The 32-household community quickly realized they needed to become more self-sufficient in order to recover from the hurricane. They began to take initiatives to expand infrastructure and minimize dependency on outside services.
Toro Negro installed donated solar panels and battery storage system to generate its own electricity. They rebuilt roads and bridges to improve the basic services they had lacked following the storm. They even made plans to create a community aqueduct.
Another Toro Negro community project that has started to take shape is the “Mapa Madre,” or “Mother Map” in English. This project identifies archaeological sites, garbage collection points and ongoing reforestation efforts in bodies of water that cross the municipalities of Barceloneta, Barranquitas, Ciales, Corozal, Florida, Jayuya, Manatí, Morovis and Orocovis. Once all the information is gathered, the “Mapa Madre” will be the ideal mechanism to develop strategies to protect the area’s watershed.
As of July 5, 2019, FEMA has obligated about $2.5 million through its Public Assistance program to the Municipality of Ciales, where the community of Toro Negro resides. The funds have reimbursed disaster-related expenses for emergency protective measures and debris removal. These emergency protective measures are actions taken to eliminate or lessen immediate threats either to lives, public health or safety, or significant additional damage to public or private property in a cost-effective manner.
While this type of aid is essential to recovery, it is communities like Toro Negro that have proven that disasters like Hurricane Maria are no match for empowered community members.
When the flames started in an LA family’s kitchen, two parents were able to extinguish it with baking soda. It was a technique their 11-year-old son had taught them only weeks before, after his second MySafe: LA class. These classes are funded by the Assistance to Firefighters Grants, specifically the Fire Prevention & Safety Grant.
MySafe: LA was awarded in part to help fund a 3-part fire and life safety training. The training is intended to spread fire safety awareness, as well as to inspire kids to want to grow up and become firefighters. When younger students graduate from the training they receive Junior Fire Inspector I.D. cards.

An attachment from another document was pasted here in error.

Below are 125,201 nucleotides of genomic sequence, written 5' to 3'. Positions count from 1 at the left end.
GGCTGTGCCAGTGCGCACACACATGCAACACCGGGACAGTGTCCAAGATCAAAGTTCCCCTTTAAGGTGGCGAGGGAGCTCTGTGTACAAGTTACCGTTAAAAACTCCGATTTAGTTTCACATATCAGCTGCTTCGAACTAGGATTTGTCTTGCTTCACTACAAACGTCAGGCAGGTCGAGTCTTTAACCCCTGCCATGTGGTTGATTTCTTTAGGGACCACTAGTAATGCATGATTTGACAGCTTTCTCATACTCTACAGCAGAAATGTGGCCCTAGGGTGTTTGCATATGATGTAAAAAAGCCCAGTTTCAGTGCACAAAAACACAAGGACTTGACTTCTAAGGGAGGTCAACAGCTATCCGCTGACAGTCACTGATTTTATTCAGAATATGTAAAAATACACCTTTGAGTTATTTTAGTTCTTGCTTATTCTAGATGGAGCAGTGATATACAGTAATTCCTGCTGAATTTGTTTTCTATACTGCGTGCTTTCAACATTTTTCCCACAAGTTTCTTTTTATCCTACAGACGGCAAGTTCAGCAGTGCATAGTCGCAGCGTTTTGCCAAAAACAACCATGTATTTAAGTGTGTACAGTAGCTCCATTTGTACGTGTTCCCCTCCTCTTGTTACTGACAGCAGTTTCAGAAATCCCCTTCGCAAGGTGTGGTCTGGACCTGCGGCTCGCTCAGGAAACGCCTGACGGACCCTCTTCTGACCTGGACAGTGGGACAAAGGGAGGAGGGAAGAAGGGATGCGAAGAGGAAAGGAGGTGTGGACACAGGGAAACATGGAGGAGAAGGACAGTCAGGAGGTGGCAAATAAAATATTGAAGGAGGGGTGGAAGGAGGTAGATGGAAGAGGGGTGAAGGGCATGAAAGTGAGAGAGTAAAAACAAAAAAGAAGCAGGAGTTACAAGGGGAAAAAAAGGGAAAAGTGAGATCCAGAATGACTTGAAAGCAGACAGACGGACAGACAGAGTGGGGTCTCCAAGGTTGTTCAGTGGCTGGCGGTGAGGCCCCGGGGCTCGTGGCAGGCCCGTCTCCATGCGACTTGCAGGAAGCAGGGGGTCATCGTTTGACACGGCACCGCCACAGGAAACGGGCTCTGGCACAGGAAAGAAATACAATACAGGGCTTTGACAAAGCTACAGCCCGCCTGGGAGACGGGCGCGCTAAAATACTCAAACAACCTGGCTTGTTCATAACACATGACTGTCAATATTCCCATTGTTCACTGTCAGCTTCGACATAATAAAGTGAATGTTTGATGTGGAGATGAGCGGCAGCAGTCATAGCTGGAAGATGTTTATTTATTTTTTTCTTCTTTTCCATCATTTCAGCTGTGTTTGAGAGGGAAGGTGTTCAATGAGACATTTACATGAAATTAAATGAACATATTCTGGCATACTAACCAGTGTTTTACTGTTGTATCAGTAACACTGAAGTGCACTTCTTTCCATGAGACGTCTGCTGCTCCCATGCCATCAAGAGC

Another key component to this FEMA funded program is installation of fire alarms. In just the first 6 months of the program, 5,000 new 10-year fire alarms were installed in houses. On average, 4 alarms were installed in each 3-bedroom home. More than half of inspected houses had no working alarms, and in those that did, the alarms were more than 10 years old and no longer reliable.
When the public officers are in homes to conduct inspections and install new 10-year smoke alarms, they also take time to teach any children in the home about basic fire safety steps, including evacuation. Public officers will get down on their hands and knees and practice the “Get low and go” drill with kids.
Programs such as these, help to significantly reduce fatalities and injuries caused by fire, especially in the wildfire prone areas of California.
For more information on Assistance to Firefighters Grants, visit the FEMA website.
Amid rushed evacuations, strong winds, and approaching floodwaters of a disaster, chaos often ensues, forcing families to make impossible decisions about the animals that are part of their families. It’s never easy to leave a pet behind but often, there is no choice.
These situations may not always be preventable but having a plan in place can give your pets their best chance. Keep that plan, and the tools needed to implement it, within an emergency kit tailored specifically to your pet.
Here’s the top 10 items recommended for your kit:
- Food. At least a three-day supply in an airtight, waterproof container.
- Water. At least three days of water specifically for your pets.
- Medicines and medical records. Most boarding kennels, veterinarians and animal shelters will need your pet's medical records to make sure all vaccinations are current.
- Important documents. Registration information, adoption papers and vaccination documents. Talk to your veterinarian about microchipping and enrolling your pet in a recovery database.
- First aid kit. Cotton bandage rolls, bandage tape and scissors; antibiotic ointment; flea and tick prevention; latex gloves, isopropyl alcohol and saline solution. Including a pet first aid reference book is a good idea too.
- Collar or harness with ID tag, rabies tag and a leash.
- Crate or pet carrier. Have a sturdy, safe crate or carrier in case you need to evacuate. The carrier should be large enough for your pet to stand, turn around and lie down.
- Sanitation. Pet litter and litter box if appropriate, newspapers, paper towels, plastic trash bags and household chlorine bleach.
- A picture of you and your pet together. If you become separated, a picture of you and your pet together will help you document ownership and allow others to assist you. Add species, breed, age, sex, color and distinguishing characteristics.
- Familiar items. Familiar items, such as treats, toys and bedding can help reduce stress for your pet.
Visit Ready.gov’s Pets and Animals Preparedness page for more information.